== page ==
Secure Your Online Business

Sensitive information, such as account numbers or debit card numbers, should never be shared through email or any other Web-based service. You can adopt a system in which only the last three to four digits of an account number are shared when necessary.

If it is absolutely necessary for your employees and customers to conduct business online, ensure that the site you are using is secure. Secure websites start with “https” in the URL. If that is absent, do not use the site for personal or financial information.

Monitor Your Business

It is important that you stay on the alert for any signs that your company’s security has been breached. For instance, if a customer reports that his or her information was stolen and suspects that the breach happened as the result of an interaction with your company, take it seriously. 

Review your financial reports and the customer’s account to determine who has accessed it. You should also consider hiring a professional security assessor to come in and help locate the possible leak. 

Your customers will be reluctant to stay customers if you have major security issues. Taking steps, such as shredding, can save your business and keep you in good standing with customers. 

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3 Solutions For A Broken Concrete Driveway

Concrete is a classic, practical solution for driveways that stands up fairly well against wear and tear. But time and mother nature can eventually give your driveway a worn appearance thanks to cracks,  chipped pieces and sunken sections. There are a few different ways you can improve the look of your existing driveway – or know when to throw in the towel and get a new one.

Patching Compound

If your concrete driveway only has a few minor to moderate cracks, you can likely tackle the project yourself if you have some do-it-yourself experience. For minor cracks, clean the area well with a wire brush to make sure you don’t trap any dirt or debris in the crack. Then apply vinyl patching compound using a putty knife, ensuring you completely cover the crack. Let the area dry according to manufacturer directions before parking over the cracks.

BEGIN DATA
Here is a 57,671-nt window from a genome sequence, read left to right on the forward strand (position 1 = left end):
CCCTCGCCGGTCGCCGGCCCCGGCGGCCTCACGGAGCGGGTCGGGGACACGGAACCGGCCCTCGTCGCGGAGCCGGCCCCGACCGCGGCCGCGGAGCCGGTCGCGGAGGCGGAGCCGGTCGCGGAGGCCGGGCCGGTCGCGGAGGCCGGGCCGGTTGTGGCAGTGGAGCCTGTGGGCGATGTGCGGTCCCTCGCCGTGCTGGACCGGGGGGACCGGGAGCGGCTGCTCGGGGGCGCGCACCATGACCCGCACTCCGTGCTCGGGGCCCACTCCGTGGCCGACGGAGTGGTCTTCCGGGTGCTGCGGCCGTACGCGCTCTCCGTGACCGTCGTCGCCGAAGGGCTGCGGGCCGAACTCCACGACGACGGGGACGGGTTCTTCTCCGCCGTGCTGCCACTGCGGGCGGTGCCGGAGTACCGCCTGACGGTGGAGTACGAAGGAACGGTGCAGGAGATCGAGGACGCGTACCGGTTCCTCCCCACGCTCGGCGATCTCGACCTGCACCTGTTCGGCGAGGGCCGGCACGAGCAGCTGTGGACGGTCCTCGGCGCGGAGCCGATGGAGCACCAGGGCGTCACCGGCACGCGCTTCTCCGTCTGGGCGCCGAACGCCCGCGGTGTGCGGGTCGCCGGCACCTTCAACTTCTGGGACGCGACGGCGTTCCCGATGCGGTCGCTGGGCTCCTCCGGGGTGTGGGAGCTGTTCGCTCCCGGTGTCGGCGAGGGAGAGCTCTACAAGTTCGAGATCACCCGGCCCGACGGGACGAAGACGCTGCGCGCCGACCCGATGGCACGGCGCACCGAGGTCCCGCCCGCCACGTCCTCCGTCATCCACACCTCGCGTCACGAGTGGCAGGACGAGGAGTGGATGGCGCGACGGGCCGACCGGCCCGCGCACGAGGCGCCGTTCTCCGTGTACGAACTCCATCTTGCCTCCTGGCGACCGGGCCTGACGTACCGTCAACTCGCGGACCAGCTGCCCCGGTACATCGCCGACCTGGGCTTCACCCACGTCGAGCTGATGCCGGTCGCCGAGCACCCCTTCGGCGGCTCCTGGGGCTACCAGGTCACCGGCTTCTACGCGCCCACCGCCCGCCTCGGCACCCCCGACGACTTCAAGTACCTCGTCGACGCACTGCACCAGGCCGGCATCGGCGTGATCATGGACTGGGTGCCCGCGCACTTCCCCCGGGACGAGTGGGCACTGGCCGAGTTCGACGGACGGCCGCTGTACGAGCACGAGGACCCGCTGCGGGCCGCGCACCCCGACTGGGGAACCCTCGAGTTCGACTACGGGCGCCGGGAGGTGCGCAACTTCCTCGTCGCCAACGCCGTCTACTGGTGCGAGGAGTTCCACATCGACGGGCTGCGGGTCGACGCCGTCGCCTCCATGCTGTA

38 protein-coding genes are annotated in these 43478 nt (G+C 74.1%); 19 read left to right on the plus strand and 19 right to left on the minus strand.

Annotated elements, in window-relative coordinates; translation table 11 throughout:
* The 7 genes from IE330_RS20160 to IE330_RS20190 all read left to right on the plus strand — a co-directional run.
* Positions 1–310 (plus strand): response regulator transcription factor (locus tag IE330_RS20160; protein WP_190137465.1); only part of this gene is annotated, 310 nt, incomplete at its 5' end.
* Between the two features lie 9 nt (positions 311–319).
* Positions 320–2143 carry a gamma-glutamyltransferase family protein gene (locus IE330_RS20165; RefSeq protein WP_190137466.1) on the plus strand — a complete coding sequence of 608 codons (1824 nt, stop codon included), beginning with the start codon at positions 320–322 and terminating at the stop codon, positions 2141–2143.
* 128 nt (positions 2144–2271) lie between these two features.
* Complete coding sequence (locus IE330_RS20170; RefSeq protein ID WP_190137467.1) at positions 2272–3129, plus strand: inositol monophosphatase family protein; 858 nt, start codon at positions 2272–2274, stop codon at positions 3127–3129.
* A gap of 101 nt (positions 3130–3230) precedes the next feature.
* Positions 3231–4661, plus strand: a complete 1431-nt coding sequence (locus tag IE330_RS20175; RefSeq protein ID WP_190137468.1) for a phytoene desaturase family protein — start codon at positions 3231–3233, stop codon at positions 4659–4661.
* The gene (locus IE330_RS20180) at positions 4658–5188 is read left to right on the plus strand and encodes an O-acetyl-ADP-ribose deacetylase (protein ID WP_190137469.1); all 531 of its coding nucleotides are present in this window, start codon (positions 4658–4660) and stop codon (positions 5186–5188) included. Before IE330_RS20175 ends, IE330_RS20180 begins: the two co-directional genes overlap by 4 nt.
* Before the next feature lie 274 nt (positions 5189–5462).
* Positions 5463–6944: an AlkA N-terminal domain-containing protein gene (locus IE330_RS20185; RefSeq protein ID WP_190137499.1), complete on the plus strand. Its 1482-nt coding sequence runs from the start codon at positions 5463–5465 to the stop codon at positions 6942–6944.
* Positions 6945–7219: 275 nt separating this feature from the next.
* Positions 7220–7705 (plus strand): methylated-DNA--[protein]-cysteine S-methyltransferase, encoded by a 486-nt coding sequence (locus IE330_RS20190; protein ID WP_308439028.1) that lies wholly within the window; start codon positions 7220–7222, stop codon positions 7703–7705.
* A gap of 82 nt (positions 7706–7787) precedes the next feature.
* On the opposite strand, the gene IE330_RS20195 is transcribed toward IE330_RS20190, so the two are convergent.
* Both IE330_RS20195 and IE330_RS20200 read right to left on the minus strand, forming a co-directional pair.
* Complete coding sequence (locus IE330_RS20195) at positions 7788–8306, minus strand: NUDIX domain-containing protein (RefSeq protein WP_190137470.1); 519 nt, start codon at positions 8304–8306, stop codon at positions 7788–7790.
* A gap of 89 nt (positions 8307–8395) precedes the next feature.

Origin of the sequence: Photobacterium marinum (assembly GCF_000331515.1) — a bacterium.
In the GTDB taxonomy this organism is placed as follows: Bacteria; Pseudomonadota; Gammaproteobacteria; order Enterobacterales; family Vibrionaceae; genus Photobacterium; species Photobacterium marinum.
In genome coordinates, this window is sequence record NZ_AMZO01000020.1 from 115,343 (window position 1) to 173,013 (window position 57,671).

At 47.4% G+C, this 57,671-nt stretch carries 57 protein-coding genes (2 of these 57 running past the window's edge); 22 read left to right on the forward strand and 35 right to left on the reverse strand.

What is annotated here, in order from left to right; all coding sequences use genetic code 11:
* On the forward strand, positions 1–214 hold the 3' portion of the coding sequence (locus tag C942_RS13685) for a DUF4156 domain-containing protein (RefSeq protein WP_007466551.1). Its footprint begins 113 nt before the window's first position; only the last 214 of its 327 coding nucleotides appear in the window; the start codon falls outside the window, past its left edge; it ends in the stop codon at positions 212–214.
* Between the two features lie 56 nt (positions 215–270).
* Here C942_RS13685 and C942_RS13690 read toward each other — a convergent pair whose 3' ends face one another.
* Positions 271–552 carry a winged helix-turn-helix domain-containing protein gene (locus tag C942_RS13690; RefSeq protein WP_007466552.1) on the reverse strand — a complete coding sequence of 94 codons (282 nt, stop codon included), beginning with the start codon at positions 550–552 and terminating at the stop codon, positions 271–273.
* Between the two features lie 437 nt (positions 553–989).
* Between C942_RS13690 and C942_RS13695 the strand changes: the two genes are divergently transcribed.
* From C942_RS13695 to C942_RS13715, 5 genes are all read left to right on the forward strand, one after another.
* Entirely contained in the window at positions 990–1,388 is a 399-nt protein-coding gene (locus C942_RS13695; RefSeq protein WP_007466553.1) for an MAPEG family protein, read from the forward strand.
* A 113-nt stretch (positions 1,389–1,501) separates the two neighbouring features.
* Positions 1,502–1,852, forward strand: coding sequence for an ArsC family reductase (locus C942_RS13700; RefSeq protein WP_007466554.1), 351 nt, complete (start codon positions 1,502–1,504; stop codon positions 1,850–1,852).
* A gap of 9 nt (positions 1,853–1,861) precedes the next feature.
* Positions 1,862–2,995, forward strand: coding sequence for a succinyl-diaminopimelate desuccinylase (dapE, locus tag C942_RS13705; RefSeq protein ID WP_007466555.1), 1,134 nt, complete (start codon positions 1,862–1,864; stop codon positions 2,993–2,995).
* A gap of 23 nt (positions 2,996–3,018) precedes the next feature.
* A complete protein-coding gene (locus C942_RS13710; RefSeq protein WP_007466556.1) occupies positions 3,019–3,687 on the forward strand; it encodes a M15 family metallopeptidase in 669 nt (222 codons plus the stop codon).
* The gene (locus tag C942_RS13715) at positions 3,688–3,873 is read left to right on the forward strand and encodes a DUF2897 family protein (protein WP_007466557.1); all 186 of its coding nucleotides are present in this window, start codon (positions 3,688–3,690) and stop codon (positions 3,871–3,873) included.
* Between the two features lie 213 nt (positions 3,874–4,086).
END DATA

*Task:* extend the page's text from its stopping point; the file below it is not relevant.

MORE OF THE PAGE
For cracks that go a bit deeper or wider – or both – you want to first use a chisel to try and make the opening a bit more smooth on the sides. Clean the area with the wire brush then apply the compound with either a putty knife or a trowel, depending on the size of the crack.


If the concrete has broken because the slabs have settled deeper into the ground, slabjacking might be able to solve your problem.  Slabjacking involves a concrete contractor putting expanding grout foam under the existing slabs to boost them back up. This is an intricate process requiring specialized concrete supplies and should always be left to the professionals.

First, the contractor will put tiny holes throughout the tops of the sunken slaps. This helps prevent pressure cracks when the foam lifts the slab. Next, the foam is injected below the slabs, where it will expand into any empty spaces that caused the sinking and raise the concrete.

Slabjacking is usually one of the more cost-friendly options for major repairs. But even with precautions, the lifting can cause significant cracking in the concrete. If you’re fine with having your contractor do some minor patching after the slabjacking, this might not be a concern for you.

New Driveway

If there are major signs of damage to your concrete, there comes a point where it’s better to simply start over. The concrete will be broken up and carried away. Your contractor might take this chance to see if there are any underlying issues that caused the damage, such as soil erosion that caused sinking, and suggest any solutions.

The new concrete will likely have better reinforcement than your original, particularly if you have an older home. Fiberglass and mesh reinforcement exists to keep your new driveway safe and secure for years to come.

For more information, contact a local concrete supplier, like Small’s Sand Gravel Inc.